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May 31, 2013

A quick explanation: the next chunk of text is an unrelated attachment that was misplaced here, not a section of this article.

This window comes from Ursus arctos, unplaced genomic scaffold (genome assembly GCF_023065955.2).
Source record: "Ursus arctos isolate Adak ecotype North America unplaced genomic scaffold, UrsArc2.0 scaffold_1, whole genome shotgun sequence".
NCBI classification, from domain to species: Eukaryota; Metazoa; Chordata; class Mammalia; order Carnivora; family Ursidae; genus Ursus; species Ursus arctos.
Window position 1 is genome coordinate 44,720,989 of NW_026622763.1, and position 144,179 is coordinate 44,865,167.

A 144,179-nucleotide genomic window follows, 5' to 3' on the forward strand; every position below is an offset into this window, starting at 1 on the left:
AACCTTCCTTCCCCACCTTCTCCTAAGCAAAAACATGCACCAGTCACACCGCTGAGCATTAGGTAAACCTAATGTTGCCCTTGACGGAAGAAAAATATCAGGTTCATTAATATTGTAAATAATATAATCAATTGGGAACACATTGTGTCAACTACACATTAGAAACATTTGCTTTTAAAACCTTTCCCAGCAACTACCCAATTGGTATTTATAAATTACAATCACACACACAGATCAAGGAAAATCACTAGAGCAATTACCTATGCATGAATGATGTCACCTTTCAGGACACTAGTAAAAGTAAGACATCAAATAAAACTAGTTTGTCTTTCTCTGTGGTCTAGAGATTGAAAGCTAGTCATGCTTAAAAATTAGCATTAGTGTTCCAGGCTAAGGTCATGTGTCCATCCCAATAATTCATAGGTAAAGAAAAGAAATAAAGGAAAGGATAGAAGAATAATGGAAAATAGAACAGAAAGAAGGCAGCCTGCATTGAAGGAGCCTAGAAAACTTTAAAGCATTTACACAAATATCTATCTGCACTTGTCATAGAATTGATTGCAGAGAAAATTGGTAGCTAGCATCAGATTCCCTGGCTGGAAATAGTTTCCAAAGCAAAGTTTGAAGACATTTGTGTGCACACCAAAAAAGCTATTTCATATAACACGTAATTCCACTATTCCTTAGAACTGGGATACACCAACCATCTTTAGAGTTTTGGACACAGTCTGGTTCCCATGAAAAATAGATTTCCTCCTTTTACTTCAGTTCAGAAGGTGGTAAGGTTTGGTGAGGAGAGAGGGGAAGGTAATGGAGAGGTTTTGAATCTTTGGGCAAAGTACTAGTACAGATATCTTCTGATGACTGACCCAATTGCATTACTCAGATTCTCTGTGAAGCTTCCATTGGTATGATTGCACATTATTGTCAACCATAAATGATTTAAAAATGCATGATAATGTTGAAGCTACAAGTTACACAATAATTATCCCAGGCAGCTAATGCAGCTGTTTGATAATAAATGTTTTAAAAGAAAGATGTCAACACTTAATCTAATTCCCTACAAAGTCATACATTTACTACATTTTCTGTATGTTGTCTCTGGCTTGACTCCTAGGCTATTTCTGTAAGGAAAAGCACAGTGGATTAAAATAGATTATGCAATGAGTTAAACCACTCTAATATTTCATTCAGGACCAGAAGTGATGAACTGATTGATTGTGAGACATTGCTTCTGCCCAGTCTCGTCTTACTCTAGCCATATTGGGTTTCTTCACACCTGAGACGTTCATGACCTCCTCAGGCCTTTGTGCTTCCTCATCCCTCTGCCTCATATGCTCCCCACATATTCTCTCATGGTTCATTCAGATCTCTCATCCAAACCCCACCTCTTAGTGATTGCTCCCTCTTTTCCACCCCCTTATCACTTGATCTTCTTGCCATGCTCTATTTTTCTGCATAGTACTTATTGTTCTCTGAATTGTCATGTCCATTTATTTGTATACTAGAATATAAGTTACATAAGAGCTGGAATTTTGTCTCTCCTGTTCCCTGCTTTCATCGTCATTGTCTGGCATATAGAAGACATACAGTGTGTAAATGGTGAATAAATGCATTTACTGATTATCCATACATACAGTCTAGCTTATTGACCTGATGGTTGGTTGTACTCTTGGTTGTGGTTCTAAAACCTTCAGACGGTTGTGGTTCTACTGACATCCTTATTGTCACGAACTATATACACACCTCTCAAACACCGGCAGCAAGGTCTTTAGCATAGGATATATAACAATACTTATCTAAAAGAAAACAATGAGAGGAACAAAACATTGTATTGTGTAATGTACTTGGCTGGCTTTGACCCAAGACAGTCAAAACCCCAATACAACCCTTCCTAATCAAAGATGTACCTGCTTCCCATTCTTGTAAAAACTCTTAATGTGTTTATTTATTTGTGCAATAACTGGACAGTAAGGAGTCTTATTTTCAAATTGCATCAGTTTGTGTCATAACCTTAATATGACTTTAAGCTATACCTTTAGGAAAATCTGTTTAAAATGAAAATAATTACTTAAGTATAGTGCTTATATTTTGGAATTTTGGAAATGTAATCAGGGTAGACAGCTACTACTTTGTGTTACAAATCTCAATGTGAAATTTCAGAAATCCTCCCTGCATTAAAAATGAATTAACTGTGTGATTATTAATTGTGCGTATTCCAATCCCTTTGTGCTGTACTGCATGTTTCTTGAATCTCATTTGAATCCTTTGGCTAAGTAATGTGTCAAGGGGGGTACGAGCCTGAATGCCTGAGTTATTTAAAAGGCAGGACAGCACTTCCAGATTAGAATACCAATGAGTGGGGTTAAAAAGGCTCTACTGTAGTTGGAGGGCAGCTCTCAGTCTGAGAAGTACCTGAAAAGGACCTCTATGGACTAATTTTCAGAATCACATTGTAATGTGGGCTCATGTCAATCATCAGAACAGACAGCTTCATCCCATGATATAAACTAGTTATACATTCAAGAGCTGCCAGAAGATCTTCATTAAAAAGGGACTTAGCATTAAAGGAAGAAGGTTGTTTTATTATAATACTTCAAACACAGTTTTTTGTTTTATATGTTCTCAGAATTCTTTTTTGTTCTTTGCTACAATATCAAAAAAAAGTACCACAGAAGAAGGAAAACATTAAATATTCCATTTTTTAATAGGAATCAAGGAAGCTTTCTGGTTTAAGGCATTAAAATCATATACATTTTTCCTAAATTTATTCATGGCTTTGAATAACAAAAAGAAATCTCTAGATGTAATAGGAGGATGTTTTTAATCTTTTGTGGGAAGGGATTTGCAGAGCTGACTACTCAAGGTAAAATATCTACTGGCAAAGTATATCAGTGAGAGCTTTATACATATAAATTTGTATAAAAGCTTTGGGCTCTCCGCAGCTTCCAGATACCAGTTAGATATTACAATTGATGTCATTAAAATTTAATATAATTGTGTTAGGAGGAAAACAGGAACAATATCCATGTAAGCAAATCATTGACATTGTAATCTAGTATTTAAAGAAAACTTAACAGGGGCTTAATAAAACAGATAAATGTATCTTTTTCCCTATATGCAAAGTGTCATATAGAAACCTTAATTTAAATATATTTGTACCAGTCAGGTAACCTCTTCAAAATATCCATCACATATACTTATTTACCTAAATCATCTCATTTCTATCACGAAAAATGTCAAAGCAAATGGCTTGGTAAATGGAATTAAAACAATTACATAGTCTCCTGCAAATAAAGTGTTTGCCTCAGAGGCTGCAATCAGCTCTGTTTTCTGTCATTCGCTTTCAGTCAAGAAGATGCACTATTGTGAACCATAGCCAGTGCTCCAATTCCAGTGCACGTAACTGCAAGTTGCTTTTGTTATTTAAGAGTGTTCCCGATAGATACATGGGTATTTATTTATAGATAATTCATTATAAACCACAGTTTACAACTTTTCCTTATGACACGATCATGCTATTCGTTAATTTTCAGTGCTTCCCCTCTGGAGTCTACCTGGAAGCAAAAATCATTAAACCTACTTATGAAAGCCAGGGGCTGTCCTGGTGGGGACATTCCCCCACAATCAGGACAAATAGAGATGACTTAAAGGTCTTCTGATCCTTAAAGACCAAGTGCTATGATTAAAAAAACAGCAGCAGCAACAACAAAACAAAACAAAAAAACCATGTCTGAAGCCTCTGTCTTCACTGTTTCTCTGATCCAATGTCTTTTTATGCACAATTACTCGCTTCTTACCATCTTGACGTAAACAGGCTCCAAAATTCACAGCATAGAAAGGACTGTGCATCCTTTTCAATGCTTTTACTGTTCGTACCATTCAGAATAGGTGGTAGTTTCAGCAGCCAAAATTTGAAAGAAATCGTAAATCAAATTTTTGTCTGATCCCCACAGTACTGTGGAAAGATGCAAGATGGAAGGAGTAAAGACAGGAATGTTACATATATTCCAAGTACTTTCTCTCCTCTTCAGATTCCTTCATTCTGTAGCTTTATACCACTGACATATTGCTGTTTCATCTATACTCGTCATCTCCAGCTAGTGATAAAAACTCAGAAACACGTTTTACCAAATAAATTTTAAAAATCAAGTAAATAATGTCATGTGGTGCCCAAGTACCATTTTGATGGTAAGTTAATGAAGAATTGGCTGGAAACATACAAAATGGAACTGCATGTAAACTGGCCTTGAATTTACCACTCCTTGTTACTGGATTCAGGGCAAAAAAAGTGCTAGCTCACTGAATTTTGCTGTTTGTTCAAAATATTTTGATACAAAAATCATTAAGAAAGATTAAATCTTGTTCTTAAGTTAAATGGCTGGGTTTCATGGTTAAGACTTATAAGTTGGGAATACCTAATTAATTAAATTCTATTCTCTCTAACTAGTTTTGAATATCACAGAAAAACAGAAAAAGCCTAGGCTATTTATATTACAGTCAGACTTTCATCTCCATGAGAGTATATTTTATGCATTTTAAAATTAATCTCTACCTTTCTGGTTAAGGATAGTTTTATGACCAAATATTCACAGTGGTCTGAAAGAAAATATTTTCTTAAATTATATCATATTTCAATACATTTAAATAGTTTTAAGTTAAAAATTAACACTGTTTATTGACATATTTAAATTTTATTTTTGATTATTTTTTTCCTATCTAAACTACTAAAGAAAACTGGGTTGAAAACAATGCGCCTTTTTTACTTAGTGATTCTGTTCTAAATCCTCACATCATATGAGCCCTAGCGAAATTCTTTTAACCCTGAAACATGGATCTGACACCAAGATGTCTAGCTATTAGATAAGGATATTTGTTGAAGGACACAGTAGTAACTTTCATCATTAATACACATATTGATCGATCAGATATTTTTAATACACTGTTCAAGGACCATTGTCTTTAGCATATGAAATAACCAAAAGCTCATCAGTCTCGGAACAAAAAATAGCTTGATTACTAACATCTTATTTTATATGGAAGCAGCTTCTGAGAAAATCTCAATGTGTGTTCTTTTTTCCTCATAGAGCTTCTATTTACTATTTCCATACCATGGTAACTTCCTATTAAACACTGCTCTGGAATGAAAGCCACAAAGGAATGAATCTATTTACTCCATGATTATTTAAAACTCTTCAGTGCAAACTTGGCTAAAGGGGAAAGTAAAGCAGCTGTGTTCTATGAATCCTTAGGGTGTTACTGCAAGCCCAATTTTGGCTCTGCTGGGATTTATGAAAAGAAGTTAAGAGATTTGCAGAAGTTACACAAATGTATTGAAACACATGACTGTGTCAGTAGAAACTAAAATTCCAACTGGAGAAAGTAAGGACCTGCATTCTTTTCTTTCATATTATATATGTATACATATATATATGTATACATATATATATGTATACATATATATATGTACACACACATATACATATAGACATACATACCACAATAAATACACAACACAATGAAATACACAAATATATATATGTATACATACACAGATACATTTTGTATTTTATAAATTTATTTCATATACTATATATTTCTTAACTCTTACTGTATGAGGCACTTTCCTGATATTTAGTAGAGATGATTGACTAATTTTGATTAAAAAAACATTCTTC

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HERITAGE FLORIDA JEWISH NEWS, MAY 31, 2013 PAGE 11A By Emma Silvers Generationrosetopop-culture has a story about the time they j. the Jewish news weekly prominence; and the '80s and met Allen." of Northern California '90s, as a new generation of Irwin Allen Ginsberg was writers, artists and musicians born on June 3, 1926, in New- In 1976, Steve Silberman, surrounded thewriter, ark, N.J.; he grew up in nearby then a 19-year-old freshman It's a side of Ginsberg that Paterson, home of the poet at Oberlin College, took a bus fewofthepoet's casual fanshad William Carlos Williams, who to New York City to see Allen seenbefoi'e 2010,when the col- would later become a mentor. Ginsberg read. lection debuted at the National - While his father, Louis, was With Silbermanwas his first Gallery of Art in Washington, a high school teacher and boyfriend.Silbermanhadbeen D.C., and subsequently was published poet, Ginsberg was in the closet throughout high published in a book. closer to his mother, Naomi, school, one of many reasons Originally organized bya communist who struggled he drew inspiration from the the gallery's curator of photo- wit hmentalillnessthroughout outspokenly gay Ginsberg. graphs, Sarah Greenough, the her life. She spent much of his "I sat in the front row, and collection hastakenonnewlife youth in mental hospitals, and Allen comes out, and I had and weight in San Francisco, whenshewashomesometimes never seen a middle-aged man wherecuratorssoondiscovered took him with her to therapy look so happy and fully present thatalmosteveryaspectoflocal appointments.Thosewhoknew and awake and authentic, and civic culture has been touched Ginsbergsayshehadaprofound therewasjustnobullshitabout in some way by the poet. " influence on his life. him," recalls Silberman, 55, "Obviously he was an in- "I don't think people un- nowaSanFranciscowriterand credible figure in shaping derstandthe degree to which contributing editor for Wired San Francisco's history and Allen was impacted by his " Magazine."Irememberlooking culture--as a Jewish person, mother," says Alan Kaufman, atAllenandhavingoneofthose and as an incredible writer, a San Francisco-based poet profound turning points in my and as a figure in gay history and novelist who worked with life, and I thought, 'Wherever aswell,"saysCollenStockman, Ginsbergthroughoutthe'90s, that guy's gonna be next sum- the CJM's assistant curator, occasionallytravelingwithhim mer, I want to help him. I'll She designed the minimalist to conferences abroad. do whatever he needs--buy layout of the exhibit with the "In 'Kaddish,' you have him his milk, take his mail to the idea that the black-and-white describing in haunting, neck- post office.' photographs, including Gins- hair-bristling detail what it's "You could sayitwas almost berg's ink-scrawled captions, like to be with your mother aclassicalBuddhistexperience "shouldspeakforthemselves." on a Greyhound bus, trying to of recognizing your guru," he Staff at City Lights Books-- take her to an insane asylum, says."Ijustknewthatsomehow Lawrence Ferlinghetti'sNorth and there are all these ques- Allen's life and my life had deep Beach bookstore and publish- tions aboutwhy hewas saddled things to say to each other." _ ing house, which served as with that responsibility," says Silberman never imagined Ginsberg's literary home for Kaufman, whose memoir that 10 years later, while work- most of his career--helped "Drunken Angel" contains a ingforGinsbergasanassistant, Stockman conceive the best portrait of Ginsberg as a friend the poet would be barking at ways to make the show con- and mentor. "But then later in him for trying to add salt to a temporary, life, he surrounds himself with pot of kasha Ginsberg planned "Itwas reallyimpo~tant that and embraces peoplewhowere on serving--as an entire the exhibit not just become a crazy, or considered at that meal--to a dinner party made kind of nostalgic relic of some- time tobe crazy.He holdsthem up of agiflg memhers of the .thing that happened, so this close, triestorehabilitatethem, Beat generation. "People have was about keeping it active and encourages them." highbl0odpressure," Ginsberg presentinterms of[Ginsberg's] As a student at Columbia explained. An hour later, the effect on how we see the world University, Ginsberg met some younger writer watched as his today," she says. of the writers that would go mentor dumped halfabottle of- An audio area in which visi- on to shape the Beat move- soy sauce over the dish. tors can listen to five different ment with him, people who "If you caught him in the tracks of Ginsberg read!ng his became lifelong friends, such right mood, he would be the poetry--including "Kaddish," as Jack Kerouac, William oS. sweetest, gentlest person .,. the poem he wrote after his Burroughs, Neal Cassady and but people thinkofhim as this mother's death--incorpo- Gregory Corso. Buddhistsaint, acharacterwho rates his exhilarated, lyrical The close bond among this leapt from the pages of Walt performance style into the groupoffriends--andasenseof Whitman,"saysSilbermanwith experience. Stockman says it's intimacy inherent in everyday a laugh. "He was also an old, intentional that some of the moments, like a 1953 candid crabby, Jewish alter-kacker." sound will "bleed out a little" of Kerouac as he and GinsBerg Though widely known as from the headphones into the traipsedaroundtheLowerF_,ast a Beat poet, perhaps most fa- larger viewing space. Side, or a 1955 photo of Neal mously for his poem "Howl"-- Gravity Goldberg, public CassadyandhisgirlfriendNata- that celebration of radical programs director at the CJM lie Jackson laughing in frontof nonconformity, of free spirits workedwith Ginsberg's friends aSanFranciscomoviemarquis and of madness that became and contemporaries to create that reads"The Wild One"--is the center of a landmark First a slew of interactive program- perhaps the only constant in Amendment trial in SanFran- ming that will take place Ginsberg'sphotographs. cisco--Allen Ginsberg was, over the next three and a half "It was a mishpocha (fam- in fact, many things to many, months, including a four-day ily)," says Jonah Raskin, a San people. Hewas a-tireless politi- ~'Allen Ginsberg Festival" July Francisco poet and English calactivistwhowas arrestedat J.1-14 (http://ginsbergfestival. professor who has written both Democratic and Republi- com). The museum will co- extensively on Ginsberg. "And can national conventions. He produce that festival with City he kept them together in many was visibly, vocally queer at a Lights, San Francisco's Beat ways. These photographs deft- time when homosexuality was Museum, Lehrhaus Judaica, nitely tell that story. You can still listed as a mental disorder. Congregation Sha'a/, Zahav, tell how well he knew people. His writing influenced every- and the Stanford Humani- ...Therearemanyphotographs one from Thomas Pynchon to ties Center, among others, of Kerouac alone, and I think the Beatles to Bob Dylan. Panel discussions and read- Ginsberg always recognized He was also a geeky Jewish ings will feature Beat poets, what a lonely person he was." guy--a self-described "four- close friends of Ginsberg's and "He was the hub of the Beat eyed sissy"--from New Jersey, experts on his work, including generation," adds Kaufman, and a guy who really loved his Silberman, Bill Morgan (Gins- "and this was his tool for docu- friends. And, over the course berg's personal archivist), Alan menting his friends. He didn't of five decades, he documented Kaufman, David Meltzer and have the tool of prose, he was themthebestwayheknewhow.. Neeli Cherkovski. notanovelist.He references his ',Beat Memories: The Pho- "I know the literary com- friendsinhispoetryconstantly, tographs of Allen Ginsberg," munity in San Francisco, and but I think he needed another which opened May 23 at the I understood how important way to hold them close." Contemporary Jewish Mu-Ginsbergis to the community,- His friends, in turn, influ- seum in San Francisco and how deeply people-feel about enced C, insberg's life philos0- closes Sept. 8, showcases more him," says Goldberg of her phies. than 80 snapshots Allen took ongoing effort to get"every liv- ' fhen Allen was a youfig throughout his adult life. The ing Beat poet in the Bay Area" man and knew Jack Kerouac photosaregroupedintotwope- involved in the programming, at Columbia, there was a mo- riods: the early 1950s through "As you start talking to mentwhenJackwasleavinghis the mid-'60s, as the Beat people, yourealize.., everyone apartment building, and as he stepped down offeach step Jack sort of said goodbye to it, as if each step was sacred," says Sil- berman. "And I know that had a huge impact on Allen. I believe both his photography and his Buddhist practice came out of that insight: that ordinary, mundane reality--ordinary things and people--could be appreciated in a sacred way." Ginsberg moved to San Francisco in 1954, where he met and fell in love with Peter Orlovsky, a young poet and ac- tor who remained his partner until Ginsberg's death.In 1955, Ginsberg gave his first public reading of "Howl" at the Six Gallery, at 3119 Fillmore St. Kerouac would later describe the reading in "The Dharma Bums," depicting Ginsberg per- forming feverishly, drunkenly, arms outstretched in passion as he reads to an enraptured audience. After City Lights published "Howl" in 1956, the poem was banned for obscenity; the ensu- ing trial over the book's artistic value captured national atten- tion, landing the cover of Time magazine. Less well known: the interior of the apartment on Montgomery Street where Ginsberg wrote the. poem, the subject of one photograph in this collection. The 1960s and early,'70s saw Ginsberg becoming more involved with Buddhism and the Hare Krishna movement, while bridging gaps'between the Beat generation and Sum- mer of Love hippies. He's credited with coining the term "flower power,"andwas heavily involved in anumber of political movements, fromVietnamWa~ protests to the plight of Bangla- deshi war victims to gay rights and First Amendment issues. The first time Kaufman met Ginsberg, in the early '70s, the younger writer was an under- graduate at Queens College and heard that the poet would be reading at Columbia. "I go running overthere to see him, and run into the lecture hall, and he was in his Brahmin Hindu phase then, with long, flowing white robes and beads, and he's not reading," recalls Kaufman. ".He's just sitting on the floor playing the harmonium and saying these long expressions of'Om,' and the audienceis all hippies and everybody else is stoned and thrilled, and I was so upset." Kaufman approached Ginsberg as people filtered out and asked him why he wouldn't perform "Howl" or"Kaddish" or "A Supermarket in California." Ginsberg's response:Asmile, and the word "Om." And yet those who knew Ginsberg well say that, while he dabbled in other kinds of religion and spirituality, Juda- ismwas always an integral part of his identity. "Yiddish certainly never left hisvocabulary, and I don'tthink he ever left behind his Jewish perspective on the world," says Raskin, recalling in particular the physical movements Gins- berg would often make while reading--"like davening"--' and his notion of the poet's role as similar to a rabbi's. '~Vhich makes sense, if you think about it: who better to have for a rabbi than Alien Ginsberg?" says Raskin. "An unconventional rabbi, to be sure, but a rabbi nonetheless." In 1977, making good on Ginsberg died in 1997 at his promise to go wherever the age of 70, of liver cancer. Ginsbergwas, Steve Silberman A memorial held at San Fran- went to work as the poet's ap- cisco'sCongregationEmanu-El prenticeinBoulder, Colo.,atthe drew a who's-who of the West Jack Kerouac School summer Coast literaryscene. Poets Fer- writing program at the Naropa linghetti, di Prima, Waldman, Institute, which Ginsberg had Michael McClure, Gary Snyder co-founded in 1974. Thus andRobertHassreadalongside began a 20-year friendship in Rabbi Peretz Wolf-Prusan, which Silberman bore witness who led the service and read toGinsberg'spassions, demons "Kaddish." and idiosyncracies. Those who knew Ginsberg Silberman recalls a trip to say they still feel his impact-- San Jose when he was about the things he fought for, the 30andGinsbergwasnearly60. principles he stood for--in "He had so much more en- daily life. He would have been ergythanI did,"says Silberman. stunnedbythestridesthathave "He'd go from the bookstore, to been made toward marriage the TV studio for an interview, equality, according to several to the reading, andhenevergot friends. (He and Orlovsky ex- tired. He was just amazingly changed vows in a Foster's engaged with the world." Cafeteria in 1955, but the He could be welcoming and marriage was never formally accessiblealmosttoafault, says recognized.) Kaufman."Youcouldn'tcallup "I see his influence every- Saul Bellow or Philip Roth, but where," says Silberman."There you could always call up Allen would be no Bob Dylan, there Ginsberg.Youcouldjustgoover would be no '60s [as we know to his place, in fact, and people them] ... He laid the ground- did, all the time. And I think in work for the tremendous inter- part that came from a place of est in meditation, he looked always feeling like an outsider." at poverty with open eyes, he He Could also be prickly knewnottodependonwaiting and particular. On one occa- until the next world to make sion, he gave an "incredibly things right." articulate" interview to a TV And more than 15 years station, recalls Silberman, later, the perennial interest in then went to the restroom the Beat generation--most and became very upset over recently on display in the film the fact that one of his collar adaptations of "On the Road" buttons had been undone. "He and the story of the "Howl" could be really hard on himself trial, with James Franco as a over little things ... and then young Ginsberg--can be seen he could excuse other, bigger as evidence that Ginsberg's behaviors, likeignoringwomen thirst for life remains compel- in poetry classes." (A section of lingly contagious even to those the exhibit on women's role in whoaretooyoungtohaveheard the Beat movement delves into him speak. accusations of misogyny that The same authenticity, in- have been leveled at Ginsberg timacy and camaraderie that over the years, with a nod to he inspired and documented the women who made an im- among his friends--the feel- pact: Anne Waldman, Diane di ing captured in a snapshot of Prima, Carolyn Cassady and Ginsberg, Cassady, Fefling- others.) hetti, painter Robert LaVigne The 1980s saw Ginsberg and writer Bob Donlin with and the Beats attracting a new their arms around each other wave of interest from a new in front of City Lights-- will generation, with Ginsberg in keep Ginsberg's legacy alive, particular beginning to work Kaufman says. with young musicians like "I think that's why young Patti Smith and Bob Dylan. people love the Beat genera- Thelatter'sinterestinGinsberg tion so much: Whenyou read grew into a sort of father-son their books and their poetry, relationship, accordingtothose you're not just acquiring sto- who knew him. ries or information, you're Ginsberg's frenetic energy, acquiring friends. There's an however, did not weaken with attitude that just being pres- age. Kaufman recalls traveling ent in that moment, those to Germanywith Ginsbergand friendships; is enough. That's fellowwriter KathyAcker for a something you don't see too conferen~einBerlinafewyears much of in art or literature beforeGinsberg'sdeath."Allen these days. Was very frail at this time, and "Their poems did that, and he's wearing a tie and sports I think these photographs do jacket, looking very much like that too. They're saying, 'You theelderlyseniorpoet, andhe's belong among us. It doesn't holding the handrail to get up matter who you are. Come onstage," says Kaufman."And hang out.'" thenthe moment he starts EmmaSilversisastaffwriter reading, he just turns into a forj. the Jewish news weekly lion. He's jumping around, of Northern California, from his voice is coming from deep whichthisarticlewasreprinted within him,.and "his age just by permission. 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